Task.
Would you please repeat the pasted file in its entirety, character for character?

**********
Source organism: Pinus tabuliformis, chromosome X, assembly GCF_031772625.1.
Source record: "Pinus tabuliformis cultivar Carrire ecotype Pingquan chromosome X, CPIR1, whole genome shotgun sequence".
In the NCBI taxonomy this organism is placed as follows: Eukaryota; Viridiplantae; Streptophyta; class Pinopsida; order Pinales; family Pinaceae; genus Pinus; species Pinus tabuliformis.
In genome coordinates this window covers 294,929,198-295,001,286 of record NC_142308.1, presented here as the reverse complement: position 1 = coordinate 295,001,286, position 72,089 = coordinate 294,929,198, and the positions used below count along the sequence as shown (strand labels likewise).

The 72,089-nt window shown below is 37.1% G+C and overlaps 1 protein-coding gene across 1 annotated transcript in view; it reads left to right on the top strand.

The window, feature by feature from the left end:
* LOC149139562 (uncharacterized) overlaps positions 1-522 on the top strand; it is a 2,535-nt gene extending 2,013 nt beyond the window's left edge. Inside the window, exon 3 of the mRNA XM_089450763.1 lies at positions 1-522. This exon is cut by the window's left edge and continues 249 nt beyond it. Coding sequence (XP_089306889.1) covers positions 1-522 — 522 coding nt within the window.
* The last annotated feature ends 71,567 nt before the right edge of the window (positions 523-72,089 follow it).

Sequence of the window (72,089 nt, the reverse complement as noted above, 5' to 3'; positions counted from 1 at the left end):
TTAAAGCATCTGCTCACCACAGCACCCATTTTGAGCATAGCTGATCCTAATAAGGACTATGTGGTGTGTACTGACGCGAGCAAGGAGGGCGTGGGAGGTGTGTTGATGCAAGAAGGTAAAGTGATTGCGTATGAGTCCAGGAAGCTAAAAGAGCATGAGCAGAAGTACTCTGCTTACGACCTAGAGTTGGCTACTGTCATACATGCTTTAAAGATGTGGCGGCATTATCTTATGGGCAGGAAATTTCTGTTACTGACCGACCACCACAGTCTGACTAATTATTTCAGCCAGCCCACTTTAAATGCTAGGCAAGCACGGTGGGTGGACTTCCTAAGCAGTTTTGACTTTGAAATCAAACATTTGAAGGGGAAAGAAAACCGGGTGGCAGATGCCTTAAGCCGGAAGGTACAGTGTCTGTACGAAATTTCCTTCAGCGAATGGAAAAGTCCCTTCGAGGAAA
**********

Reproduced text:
Source organism: Pinus tabuliformis, chromosome X, assembly GCF_031772625.1.
Source record: "Pinus tabuliformis cultivar Carrire ecotype Pingquan chromosome X, CPIR1, whole genome shotgun sequence".
In the NCBI taxonomy this organism is placed as follows: Eukaryota; Viridiplantae; Streptophyta; class Pinopsida; order Pinales; family Pinaceae; genus Pinus; species Pinus tabuliformis.
In genome coordinates this window covers 294,929,198-295,001,286 of record NC_142308.1, presented here as the reverse complement: position 1 = coordinate 295,001,286, position 72,089 = coordinate 294,929,198, and the positions used below count along the sequence as shown (strand labels likewise).

The 72,089-nt window shown below is 37.1% G+C and overlaps 1 protein-coding gene across 1 annotated transcript in view; it reads left to right on the top strand.

The window, feature by feature from the left end:
* LOC149139562 (uncharacterized) overlaps positions 1-522 on the top strand; it is a 2,535-nt gene extending 2,013 nt beyond the window's left edge. Inside the window, exon 3 of the mRNA XM_089450763.1 lies at positions 1-522. This exon is cut by the window's left edge and continues 249 nt beyond it. Coding sequence (XP_089306889.1) covers positions 1-522 — 522 coding nt within the window.
* The last annotated feature ends 71,567 nt before the right edge of the window (positions 523-72,089 follow it).

Sequence of the window (72,089 nt, the reverse complement as noted above, 5' to 3'; positions counted from 1 at the left end):
TTAAAGCATCTGCTCACCACAGCACCCATTTTGAGCATAGCTGATCCTAATAAGGACTATGTGGTGTGTACTGACGCGAGCAAGGAGGGCGTGGGAGGTGTGTTGATGCAAGAAGGTAAAGTGATTGCGTATGAGTCCAGGAAGCTAAAAGAGCATGAGCAGAAGTACTCTGCTTACGACCTAGAGTTGGCTACTGTCATACATGCTTTAAAGATGTGGCGGCATTATCTTATGGGCAGGAAATTTCTGTTACTGACCGACCACCACAGTCTGACTAATTATTTCAGCCAGCCCACTTTAAATGCTAGGCAAGCACGGTGGGTGGACTTCCTAAGCAGTTTTGACTTTGAAATCAAACATTTGAAGGGGAAAGAAAACCGGGTGGCAGATGCCTTAAGCCGGAAGGTACAGTGTCTGTACGAAATTTCCTTCAGCGAATGGAAAAGTCCCTTCGAGGAAA